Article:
In honor of Women’s History Month, the Maltz Museum would like to honor the accomplishments of women by highlighting the stories of women that can be found in our collections. This week we are focusing on Rose Pastor, a pioneering woman whose story can be found in An American Story.
Rose Pastor was born in Poland 1879 into an Orthodox Jewish family. After leaving her husband, Rose’s mother moved the family to England where she would meet Israel Pastor. The two were married and soon immigrated to Cleveland, Ohio. By the time Rose turned eight, she felt obligated to end her formal education and join the workforce in Cleveland. She found a job as a cigar roller at Gleichman’s Cigar Factory, a cigar-sweatshop where many Jews worked more than 10 hours a day. Although her salary was minimal, she became the primary source of income for the family of six after Israel Pastor abandoned the family.
Although she left school at a very young age, she continued her education through reading. In 1901 Pastor responded to a solicitation in the Yidishes Tageblat (Jewish Daily News) for stories from Jewish workers from across the country. Her letter was published on the English page of the Tageblat, and the editorial staff encouraged her to keep contributing. After her Column gained popularity due to her human-interest articles and progressive ideas about the working class, the Tageblat offered her a full time position in New York in 1903.
While working for the Tageblat in New York, Pastor met and interviewed James “Graham” Phelps Stokes, a famous millionaire businessman who supported multiple charities including the University Settlement House on the Lower East Side. After Rose’s article was published, they became friends and later engaged. Their engagement was met with much discussion and controversy due to their very different backgrounds and religions. Their engagement made the front page of The New York Times with the headline “J.G. Phelps Stokes to Wed Young Jewess- Engagement of Member of Old New York Family Announced.”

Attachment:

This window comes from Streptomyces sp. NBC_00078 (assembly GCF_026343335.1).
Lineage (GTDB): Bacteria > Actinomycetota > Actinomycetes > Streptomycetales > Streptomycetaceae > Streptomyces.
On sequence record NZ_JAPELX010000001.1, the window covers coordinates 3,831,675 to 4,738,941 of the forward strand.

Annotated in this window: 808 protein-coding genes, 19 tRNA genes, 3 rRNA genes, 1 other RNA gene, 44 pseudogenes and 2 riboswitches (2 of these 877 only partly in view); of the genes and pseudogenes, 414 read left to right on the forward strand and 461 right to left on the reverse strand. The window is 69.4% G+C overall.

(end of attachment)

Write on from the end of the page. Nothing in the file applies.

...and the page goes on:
Rose and her husband began working together in labor reform, both Rose and Graham joined the Socialist Party of America and Rose became one of the most featured speakers on the Intercollegiate Socialist Society tour. During this time, Rose began to gain notoriety due to her proud support for birth control and safe and legal abortions and penned two plays which advocated for the legalization and destigmatization of birth control. Rose found that birth control directly impacted the working class and worked to make it accessible for all women. Moreover, Rose was an outspoken opponent of World War I and got arrested in 1918 for her claim that the American government was acting as a “profiteer” from the war.
Due to the added pressures of her legal problems (which were later dismissed) and her overt support for birth control and labor politics, Rose and Graham got divorced in 1926. During this time period, she also became a founding member of the Communist Party of America and held a position on the Communist Party’s Central Executive Committee and managed the party’s Women’s Work Department of the Central Executive Committee. During the final years of her life, Rose was diagnosed with breast cancer and her health quickly declined. Although this prevented her from being as active in politics, she remained an advocate for the working class, women’s rights, and reproductive health until her death in 1933.
Rose Pastor remains a relevant and important figure in the history of women’s liberation and working class advocacy. From her beginnings as an immigrant cigar-roller to her famed political career, Rose held on to her belief system and morals despite the oppressive cultural expectations placed on women at the time. In 1924 she began writing her autobiography, when her health prohibited her from finishing it, she entrusted the project to her friend and fellow communist writer Samuel Ornitz who abandoned the project in 1937, four years after her death.
Rose’s story can be found in An American Story exhibit at the Maltz Museum of Jewish Heritage.
-Wesley Aaron Bane, Manager, Volunteers & Visitor Services